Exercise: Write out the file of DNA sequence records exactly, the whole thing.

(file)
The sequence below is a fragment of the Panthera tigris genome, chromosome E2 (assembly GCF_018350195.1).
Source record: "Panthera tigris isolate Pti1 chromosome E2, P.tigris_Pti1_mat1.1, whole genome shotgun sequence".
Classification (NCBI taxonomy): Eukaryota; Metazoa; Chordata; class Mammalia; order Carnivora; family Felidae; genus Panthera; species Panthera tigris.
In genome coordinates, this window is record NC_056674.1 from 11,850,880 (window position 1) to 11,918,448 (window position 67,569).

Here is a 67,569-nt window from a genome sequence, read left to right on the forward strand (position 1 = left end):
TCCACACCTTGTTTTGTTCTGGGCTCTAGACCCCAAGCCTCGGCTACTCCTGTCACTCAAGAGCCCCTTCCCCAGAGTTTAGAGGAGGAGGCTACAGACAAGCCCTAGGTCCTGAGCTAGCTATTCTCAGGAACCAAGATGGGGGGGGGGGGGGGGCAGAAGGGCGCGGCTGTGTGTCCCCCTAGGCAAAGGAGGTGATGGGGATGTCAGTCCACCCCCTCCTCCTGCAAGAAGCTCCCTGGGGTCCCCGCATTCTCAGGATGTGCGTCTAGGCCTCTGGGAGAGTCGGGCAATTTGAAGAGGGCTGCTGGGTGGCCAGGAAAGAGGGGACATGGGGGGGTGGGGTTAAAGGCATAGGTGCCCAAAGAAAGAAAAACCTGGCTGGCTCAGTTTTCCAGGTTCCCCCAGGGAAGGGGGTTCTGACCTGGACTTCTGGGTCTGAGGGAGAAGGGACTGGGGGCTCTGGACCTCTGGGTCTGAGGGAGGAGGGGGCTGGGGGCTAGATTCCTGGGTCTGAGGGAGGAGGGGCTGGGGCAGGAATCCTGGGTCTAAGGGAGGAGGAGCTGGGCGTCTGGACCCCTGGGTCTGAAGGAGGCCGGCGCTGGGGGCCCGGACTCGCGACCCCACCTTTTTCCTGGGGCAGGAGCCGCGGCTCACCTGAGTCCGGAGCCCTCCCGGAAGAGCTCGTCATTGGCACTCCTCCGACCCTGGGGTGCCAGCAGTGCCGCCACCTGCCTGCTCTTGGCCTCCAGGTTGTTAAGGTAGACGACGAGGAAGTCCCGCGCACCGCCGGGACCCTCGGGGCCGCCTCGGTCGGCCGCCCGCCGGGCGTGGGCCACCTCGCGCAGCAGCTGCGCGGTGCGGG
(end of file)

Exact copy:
The sequence below is a fragment of the Panthera tigris genome, chromosome E2 (assembly GCF_018350195.1).
Source record: "Panthera tigris isolate Pti1 chromosome E2, P.tigris_Pti1_mat1.1, whole genome shotgun sequence".
Classification (NCBI taxonomy): Eukaryota; Metazoa; Chordata; class Mammalia; order Carnivora; family Felidae; genus Panthera; species Panthera tigris.
In genome coordinates, this window is record NC_056674.1 from 11,850,880 (window position 1) to 11,918,448 (window position 67,569).

Here is a 67,569-nt window from a genome sequence, read left to right on the forward strand (position 1 = left end):
TCCACACCTTGTTTTGTTCTGGGCTCTAGACCCCAAGCCTCGGCTACTCCTGTCACTCAAGAGCCCCTTCCCCAGAGTTTAGAGGAGGAGGCTACAGACAAGCCCTAGGTCCTGAGCTAGCTATTCTCAGGAACCAAGATGGGGGGGGGGGGGGGGCAGAAGGGCGCGGCTGTGTGTCCCCCTAGGCAAAGGAGGTGATGGGGATGTCAGTCCACCCCCTCCTCCTGCAAGAAGCTCCCTGGGGTCCCCGCATTCTCAGGATGTGCGTCTAGGCCTCTGGGAGAGTCGGGCAATTTGAAGAGGGCTGCTGGGTGGCCAGGAAAGAGGGGACATGGGGGGGTGGGGTTAAAGGCATAGGTGCCCAAAGAAAGAAAAACCTGGCTGGCTCAGTTTTCCAGGTTCCCCCAGGGAAGGGGGTTCTGACCTGGACTTCTGGGTCTGAGGGAGAAGGGACTGGGGGCTCTGGACCTCTGGGTCTGAGGGAGGAGGGGGCTGGGGGCTAGATTCCTGGGTCTGAGGGAGGAGGGGCTGGGGCAGGAATCCTGGGTCTAAGGGAGGAGGAGCTGGGCGTCTGGACCCCTGGGTCTGAAGGAGGCCGGCGCTGGGGGCCCGGACTCGCGACCCCACCTTTTTCCTGGGGCAGGAGCCGCGGCTCACCTGAGTCCGGAGCCCTCCCGGAAGAGCTCGTCATTGGCACTCCTCCGACCCTGGGGTGCCAGCAGTGCCGCCACCTGCCTGCTCTTGGCCTCCAGGTTGTTAAGGTAGACGACGAGGAAGTCCCGCGCACCGCCGGGACCCTCGGGGCCGCCTCGGTCGGCCGCCCGCCGGGCGTGGGCCACCTCGCGCAGCAGCTGCGCGGTGCGGG